In this study of 29 adults with PWS, mean hair cortisol levels were significantly higher than hair cortisol in 105 sex and age matched population-based controls. Hair cortisol increased with BMI and reported stress in patients with PWS.
The stress hormone cortisol, produced in the adrenals, is important in maintaining body homeostasis by modulating neuroendocrine functions, the sympathetic nervous system and the immune function. Cortisol levels are regulated by activity in the hypothalamus and pituitary and secreted in a pulsatile circadian rhythm with increased secretion in response to stress. Cortisol is commonly measured in blood, and saliva, but these methods only reflect the time point at which the sampling is done or the past 24 h cortisol production when 24 h urine is collected. Multiple samplings are often needed. However, during the past decade, the measurement of hair cortisol has emerged as a non-invasive method to estimate the cortisol concentrations over months (6, 14, 17). Hair grows at a relatively stable rate of approximately 1 cm/month, and cortisol accumulates in hair. Thus, cortisol in hair retrospectively represents the average cortisol level over the corresponding period. There is no discomfort associated with collection of the hair sample and no special storage precautions are required for the samples. This is an attractive procedure, especially in a population such as PWS where the psychological and behavioral features might complicate advanced sampling procedures. We found that collection of the hair samples worked out well in our PWS cohort, although some men could not participate because of too short hair for sufficient analyses. In addition, four patients declined participation because they felt that even the small hairless spot on the scalp after cutting the hair would stigmatize them further, although the sampling spot at the back of the scalp is usually too small to be visible afterwards.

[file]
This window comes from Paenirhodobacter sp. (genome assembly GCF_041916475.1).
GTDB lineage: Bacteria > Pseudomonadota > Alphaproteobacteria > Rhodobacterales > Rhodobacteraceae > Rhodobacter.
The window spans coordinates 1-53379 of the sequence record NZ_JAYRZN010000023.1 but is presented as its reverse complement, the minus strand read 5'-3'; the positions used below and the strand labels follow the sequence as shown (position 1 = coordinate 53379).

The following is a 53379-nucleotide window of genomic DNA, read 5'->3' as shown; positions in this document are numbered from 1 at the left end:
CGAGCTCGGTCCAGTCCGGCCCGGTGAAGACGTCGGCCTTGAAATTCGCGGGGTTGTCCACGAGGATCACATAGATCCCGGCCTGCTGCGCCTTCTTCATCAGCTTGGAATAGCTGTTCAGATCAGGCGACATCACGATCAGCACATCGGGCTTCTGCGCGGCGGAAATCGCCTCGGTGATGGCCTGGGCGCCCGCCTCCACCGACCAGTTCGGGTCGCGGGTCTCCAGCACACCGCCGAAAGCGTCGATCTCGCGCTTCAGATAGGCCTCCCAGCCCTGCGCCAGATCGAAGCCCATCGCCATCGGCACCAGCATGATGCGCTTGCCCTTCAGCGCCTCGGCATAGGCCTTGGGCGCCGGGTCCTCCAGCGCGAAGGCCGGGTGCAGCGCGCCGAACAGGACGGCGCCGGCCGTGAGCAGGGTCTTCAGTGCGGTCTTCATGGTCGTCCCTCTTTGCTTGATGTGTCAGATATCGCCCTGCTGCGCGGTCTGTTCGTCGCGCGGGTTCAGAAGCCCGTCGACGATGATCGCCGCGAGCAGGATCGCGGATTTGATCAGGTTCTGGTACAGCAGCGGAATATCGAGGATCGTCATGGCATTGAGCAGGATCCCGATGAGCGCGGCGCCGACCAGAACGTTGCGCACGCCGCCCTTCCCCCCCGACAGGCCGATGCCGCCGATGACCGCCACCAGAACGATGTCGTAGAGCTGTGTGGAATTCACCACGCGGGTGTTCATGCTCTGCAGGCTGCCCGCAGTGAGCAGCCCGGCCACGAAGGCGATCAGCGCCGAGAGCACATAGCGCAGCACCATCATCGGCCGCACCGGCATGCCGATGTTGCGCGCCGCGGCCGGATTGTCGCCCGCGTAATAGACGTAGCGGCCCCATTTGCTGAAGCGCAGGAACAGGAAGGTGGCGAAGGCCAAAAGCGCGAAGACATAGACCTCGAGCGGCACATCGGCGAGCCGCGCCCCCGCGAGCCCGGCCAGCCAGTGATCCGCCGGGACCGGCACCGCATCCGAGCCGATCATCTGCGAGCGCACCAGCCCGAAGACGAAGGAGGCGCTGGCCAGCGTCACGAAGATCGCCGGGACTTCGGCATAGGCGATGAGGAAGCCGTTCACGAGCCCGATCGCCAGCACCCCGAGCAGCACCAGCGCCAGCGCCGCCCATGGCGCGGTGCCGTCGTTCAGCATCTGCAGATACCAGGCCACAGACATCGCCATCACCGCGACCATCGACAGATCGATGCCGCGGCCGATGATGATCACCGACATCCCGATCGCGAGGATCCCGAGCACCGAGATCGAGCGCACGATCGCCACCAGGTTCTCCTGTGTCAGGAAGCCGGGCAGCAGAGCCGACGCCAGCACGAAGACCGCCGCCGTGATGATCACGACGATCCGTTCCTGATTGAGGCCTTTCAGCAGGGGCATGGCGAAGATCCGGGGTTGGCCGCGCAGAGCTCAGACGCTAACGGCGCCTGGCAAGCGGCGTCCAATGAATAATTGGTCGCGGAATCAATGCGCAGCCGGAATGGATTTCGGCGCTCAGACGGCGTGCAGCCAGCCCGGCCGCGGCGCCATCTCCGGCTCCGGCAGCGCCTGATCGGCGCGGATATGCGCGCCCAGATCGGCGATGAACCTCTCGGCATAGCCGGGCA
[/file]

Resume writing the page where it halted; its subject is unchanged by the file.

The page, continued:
In our cohort of patients with PWS, hair cortisol levels were clearly increased in patients who had reported significant stressful events. This is in accordance with several studies showing that the content of cortisol in hair is higher in individuals exposed to stress and stress-related disorders (12, 17–24). Some of the patients in the present study with normal to low normal hair cortisol reported nonspecific stressful situations, but the analysis of hair cortisol was probably not sensitive enough to detect minor or short-lived alterations of the HPA-axis (25).
Cortisol levels have been found to correlate positively with waist to hip ratio and waist circumference (26, 27, 19) and to be higher in obese individuals compared to normal-weight people (28, 29). To retain all patients with PWS in the statistical analyses, matching for BMI between patients with PWS and controls was not done since some severely obese patients with PWS could not be matched with controls. However, similar to previous studies of hair cortisol (30) we found an increase in hair cortisol with BMI in the patients with PWS.
It is well known that some patients with PWS suffer from diseases secondarily to obesity, such as diabetes, cardiovascular diseases, respiratory diseases and arthrosis (31). Chronic stress might exacerbate comorbidity and therefore, it can be of interest to be able to indirectly quantify chronic stress in patients with PWS, by measuring hair cortisol to guide monitoring and early treatment.
Furthermore, PWS is associated with a decreased life expectancy, with an annual death rate reported to be as high as 3% (32, 33). Nevertheless, a number of reported deaths were unexpected and unexplained, and it has been speculated if central adrenal insufficiency might have been the cause of some of the deaths (6). While the ACTH stimulation test provides information about the maximum response of the adrenal gland under stress hair cortisol concentrations provide information about average cortisol concentrations over a longer period. Our results warrant for larger and potentially randomized studies, but measurement of hair cortisol in PWS is attractive due to its non-invasive and simple performance. This is of great importance in individuals like patients with PWS, in whom a complicated procedure is a challenge. It is also an advantage that hair cortisol gives information on long-term cortisol exposure and might in the future be a baseline test for evaluation of the adrenal function and consideration for further evaluation.
PWS is a rare disease, and the number of participants in the present study was too small for more complex analyses and comparisons with the control group.
Another limitation in our study is the assessment of stress, which in both groups was interpreted from reported stress during different duration of time and different questionnaires, which potentially might have affected the results. Moreover, in the PWS group most of the questionnaires were answered by the patients’ caretakers and not directly by themselves and the questions on stress were not validated. Finally, patients with PWS who were able and willing to participate, might represent a selected group of quite healthy and well-functioning adults with PWS.